The Naya Shard brings Woolly Thoctar to the table, a big beater with a low price. White also opens the door to playing Doran, and the new Mesmeric Fiend, Tidehollow Sculler. (Sculler would probably be in the board, as maindeck he would too often be hit by Jund Charm’s two damage.) I also like Naya Charm; as we have seen with Cryptic Command, tapping all of someone’s creatures is very potent in this format, we all know how important it is to answer Sower of Temptation, and a card which does both while offering the potential to turn into a threat if need be (plus, um, a way to disrupt a Reveillark combo, I guess?) sounds good to me. The tapping part in particular interests me because it helps satisfy my quota of tricky, interactive blowout-generators.

After playing around with a few sketches, I settled on this one:

I thought Wren’s Run Vanquisher would be ideally suited for the two-drop role in a Pyroclasm deck, which led to an Elf focus. If I were to drop the Elf package, I’d have worse mana (no Gilt-Leaf Palace, and potentially no Bosk if I started cutting Changelings as well), and a vastly worse two-drop instead of Wren’s Run. What would I gain? I’d probably rather have Sprouting Thrinax than Wilt-Leaf Cavaliers, I could replace Safehold Elite with some non-Elf two-drop (though, honestly, none of my alternatives excite me), and I guess I would open up the option of changing out Chameleon Colossus for something else. None of that sounds altogether appealing.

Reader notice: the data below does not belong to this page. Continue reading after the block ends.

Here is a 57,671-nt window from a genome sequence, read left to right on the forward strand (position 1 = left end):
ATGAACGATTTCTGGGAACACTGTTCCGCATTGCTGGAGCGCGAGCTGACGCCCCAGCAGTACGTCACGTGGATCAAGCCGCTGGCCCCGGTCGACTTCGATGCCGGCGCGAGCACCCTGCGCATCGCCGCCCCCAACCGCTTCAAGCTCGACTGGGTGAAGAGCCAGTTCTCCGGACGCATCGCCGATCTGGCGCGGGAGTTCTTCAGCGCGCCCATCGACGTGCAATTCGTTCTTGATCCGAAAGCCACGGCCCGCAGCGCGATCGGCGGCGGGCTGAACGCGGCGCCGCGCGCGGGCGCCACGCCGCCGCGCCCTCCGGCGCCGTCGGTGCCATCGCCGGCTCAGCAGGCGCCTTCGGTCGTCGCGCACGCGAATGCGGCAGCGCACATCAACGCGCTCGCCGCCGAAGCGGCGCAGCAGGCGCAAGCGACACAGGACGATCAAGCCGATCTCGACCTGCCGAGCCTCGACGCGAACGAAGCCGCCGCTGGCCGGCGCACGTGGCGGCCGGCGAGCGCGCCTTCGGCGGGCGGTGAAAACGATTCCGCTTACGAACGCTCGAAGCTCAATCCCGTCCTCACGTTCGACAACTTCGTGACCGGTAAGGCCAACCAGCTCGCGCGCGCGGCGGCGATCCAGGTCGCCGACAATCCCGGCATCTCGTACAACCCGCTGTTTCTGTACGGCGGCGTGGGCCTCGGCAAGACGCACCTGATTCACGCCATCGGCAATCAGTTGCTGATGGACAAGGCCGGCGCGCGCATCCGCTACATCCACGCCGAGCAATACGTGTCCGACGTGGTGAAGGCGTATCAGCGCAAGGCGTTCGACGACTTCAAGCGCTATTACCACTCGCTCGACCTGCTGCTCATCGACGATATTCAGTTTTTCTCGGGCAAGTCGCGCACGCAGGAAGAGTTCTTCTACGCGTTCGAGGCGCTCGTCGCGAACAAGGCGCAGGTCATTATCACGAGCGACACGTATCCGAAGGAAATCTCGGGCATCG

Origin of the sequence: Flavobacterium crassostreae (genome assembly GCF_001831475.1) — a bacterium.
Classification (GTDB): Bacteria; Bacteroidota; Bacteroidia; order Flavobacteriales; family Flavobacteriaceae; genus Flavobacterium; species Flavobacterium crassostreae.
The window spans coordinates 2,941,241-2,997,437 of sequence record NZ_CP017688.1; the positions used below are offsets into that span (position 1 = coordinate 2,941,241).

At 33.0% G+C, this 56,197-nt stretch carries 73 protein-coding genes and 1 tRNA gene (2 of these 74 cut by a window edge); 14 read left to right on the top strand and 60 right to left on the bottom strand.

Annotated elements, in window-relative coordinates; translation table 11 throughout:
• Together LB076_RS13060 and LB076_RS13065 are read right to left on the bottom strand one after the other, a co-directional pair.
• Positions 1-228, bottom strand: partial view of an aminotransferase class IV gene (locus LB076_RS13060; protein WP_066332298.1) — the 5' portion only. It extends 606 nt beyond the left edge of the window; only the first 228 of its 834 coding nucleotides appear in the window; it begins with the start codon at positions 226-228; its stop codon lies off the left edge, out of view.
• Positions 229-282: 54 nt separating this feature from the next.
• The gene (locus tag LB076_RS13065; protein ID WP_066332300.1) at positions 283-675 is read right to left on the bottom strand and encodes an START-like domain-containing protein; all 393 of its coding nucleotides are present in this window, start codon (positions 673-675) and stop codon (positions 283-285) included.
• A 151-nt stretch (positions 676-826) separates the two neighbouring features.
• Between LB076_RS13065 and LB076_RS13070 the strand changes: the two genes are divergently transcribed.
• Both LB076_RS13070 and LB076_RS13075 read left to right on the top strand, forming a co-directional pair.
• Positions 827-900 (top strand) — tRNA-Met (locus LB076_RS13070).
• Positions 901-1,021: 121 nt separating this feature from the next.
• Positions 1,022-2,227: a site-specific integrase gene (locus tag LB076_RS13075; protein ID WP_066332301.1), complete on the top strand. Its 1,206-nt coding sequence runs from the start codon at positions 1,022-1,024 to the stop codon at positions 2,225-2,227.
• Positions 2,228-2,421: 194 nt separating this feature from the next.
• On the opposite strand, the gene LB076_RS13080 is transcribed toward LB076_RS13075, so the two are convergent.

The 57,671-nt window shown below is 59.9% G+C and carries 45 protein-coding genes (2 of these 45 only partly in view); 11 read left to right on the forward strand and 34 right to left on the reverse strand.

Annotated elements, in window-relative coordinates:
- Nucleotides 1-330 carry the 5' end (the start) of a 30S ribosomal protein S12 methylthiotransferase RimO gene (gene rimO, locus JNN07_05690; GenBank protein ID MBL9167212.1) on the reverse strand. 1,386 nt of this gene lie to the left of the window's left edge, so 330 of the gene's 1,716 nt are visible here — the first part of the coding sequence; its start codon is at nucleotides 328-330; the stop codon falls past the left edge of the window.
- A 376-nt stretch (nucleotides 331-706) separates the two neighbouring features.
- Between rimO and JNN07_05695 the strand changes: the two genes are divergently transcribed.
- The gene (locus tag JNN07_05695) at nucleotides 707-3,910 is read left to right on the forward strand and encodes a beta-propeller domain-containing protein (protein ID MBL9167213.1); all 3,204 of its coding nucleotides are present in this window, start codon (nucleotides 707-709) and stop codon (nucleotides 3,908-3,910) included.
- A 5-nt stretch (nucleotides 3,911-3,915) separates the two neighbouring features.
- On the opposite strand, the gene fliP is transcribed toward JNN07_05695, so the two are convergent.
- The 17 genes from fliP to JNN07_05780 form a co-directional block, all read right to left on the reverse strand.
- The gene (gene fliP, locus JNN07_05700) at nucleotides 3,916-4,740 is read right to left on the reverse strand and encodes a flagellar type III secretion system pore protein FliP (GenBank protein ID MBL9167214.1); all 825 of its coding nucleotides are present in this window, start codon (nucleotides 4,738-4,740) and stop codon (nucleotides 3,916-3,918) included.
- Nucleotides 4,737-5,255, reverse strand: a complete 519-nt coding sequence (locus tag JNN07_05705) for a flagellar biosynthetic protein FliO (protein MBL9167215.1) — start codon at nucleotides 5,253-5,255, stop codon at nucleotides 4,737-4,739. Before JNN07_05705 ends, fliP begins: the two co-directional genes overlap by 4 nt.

Speaking of Safehold Elite, I kinda wish he were Elvish Warrior – the Warrior outright survives Jund Charm and is a 3/3 with Doran out – but I am concerned about assembling GG on turn 2. I’m sure it’s possible, but I’m also sure it will often require depleting a Vivid land, and I haven’t yet gotten a feel for how precious my Vivid counters are. Frankly, if not for curve considerations, he’d probably be a Crib Swap or Eyeblight’s Ending by now; I have never been a fan of Safehold Elite.

Looking at the list as a whole, we see an extremely straightforward midrange beatdown deck featuring a variety of tricks to make things interesting. Opponents will have to play around Jund Charm, Naya Charm, Nameless Inversion, and Sarkhan Vol, or suffer the consequences. I’m not sure if I have the correct proportions of Naya Charms and Sarkhans, but I’m pretty sure I don’t want either as a four-of. I could see making some cuts (which would pretty much have to be Dorans or Thoctars) to go up to three of either, but for now I am content to maximize my midgame fat and leave my two distinct late-game blowout generators at two apiece.